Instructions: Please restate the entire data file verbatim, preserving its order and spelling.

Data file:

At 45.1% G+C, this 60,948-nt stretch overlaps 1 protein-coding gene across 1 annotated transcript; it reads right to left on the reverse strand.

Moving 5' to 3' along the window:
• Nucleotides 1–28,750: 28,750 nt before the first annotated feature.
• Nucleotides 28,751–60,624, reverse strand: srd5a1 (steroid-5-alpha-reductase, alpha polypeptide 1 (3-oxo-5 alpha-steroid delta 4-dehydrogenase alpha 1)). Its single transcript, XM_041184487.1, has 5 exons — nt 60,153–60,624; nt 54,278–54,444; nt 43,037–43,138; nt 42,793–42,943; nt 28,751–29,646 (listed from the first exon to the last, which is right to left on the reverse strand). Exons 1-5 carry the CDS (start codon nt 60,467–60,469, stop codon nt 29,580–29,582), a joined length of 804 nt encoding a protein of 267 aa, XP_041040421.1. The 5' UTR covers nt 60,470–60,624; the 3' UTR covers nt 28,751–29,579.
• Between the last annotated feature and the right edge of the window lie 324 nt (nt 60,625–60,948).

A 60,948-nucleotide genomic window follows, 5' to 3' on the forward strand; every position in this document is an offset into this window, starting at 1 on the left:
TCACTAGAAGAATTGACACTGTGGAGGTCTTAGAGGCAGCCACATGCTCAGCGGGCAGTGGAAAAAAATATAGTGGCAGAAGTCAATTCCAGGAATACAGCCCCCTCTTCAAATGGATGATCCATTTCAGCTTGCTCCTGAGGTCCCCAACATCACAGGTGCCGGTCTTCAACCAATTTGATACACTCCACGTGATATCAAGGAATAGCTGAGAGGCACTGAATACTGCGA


At 45.1% G+C, this 60,948-nt stretch overlaps 1 protein-coding gene across 1 annotated transcript; it reads right to left on the reverse strand.

Moving 5' to 3' along the window:
• Nucleotides 1–28,750: 28,750 nt before the first annotated feature.
• Nucleotides 28,751–60,624, reverse strand: srd5a1 (steroid-5-alpha-reductase, alpha polypeptide 1 (3-oxo-5 alpha-steroid delta 4-dehydrogenase alpha 1)). Its single transcript, XM_041184487.1, has 5 exons — nt 60,153–60,624; nt 54,278–54,444; nt 43,037–43,138; nt 42,793–42,943; nt 28,751–29,646 (listed from the first exon to the last, which is right to left on the reverse strand). Exons 1-5 carry the CDS (start codon nt 60,467–60,469, stop codon nt 29,580–29,582), a joined length of 804 nt encoding a protein of 267 aa, XP_041040421.1. The 5' UTR covers nt 60,470–60,624; the 3' UTR covers nt 28,751–29,579.
• Between the last annotated feature and the right edge of the window lie 324 nt (nt 60,625–60,948).

A 60,948-nucleotide genomic window follows, 5' to 3' on the forward strand; every position in this document is an offset into this window, starting at 1 on the left:
TCACTAGAAGAATTGACACTGTGGAGGTCTTAGAGGCAGCCACATGCTCAGCGGGCAGTGGAAAAAAATATAGTGGCAGAAGTCAATTCCAGGAATACAGCCCCCTCTTCAAATGGATGATCCATTTCAGCTTGCTCCTGAGGTCCCCAACATCACAGGTGCCGGTCTTCAACCAATTTGATACACTCCACGTGATATCAAGGAATAGCTGAGAGGCACTGAATACTGCGA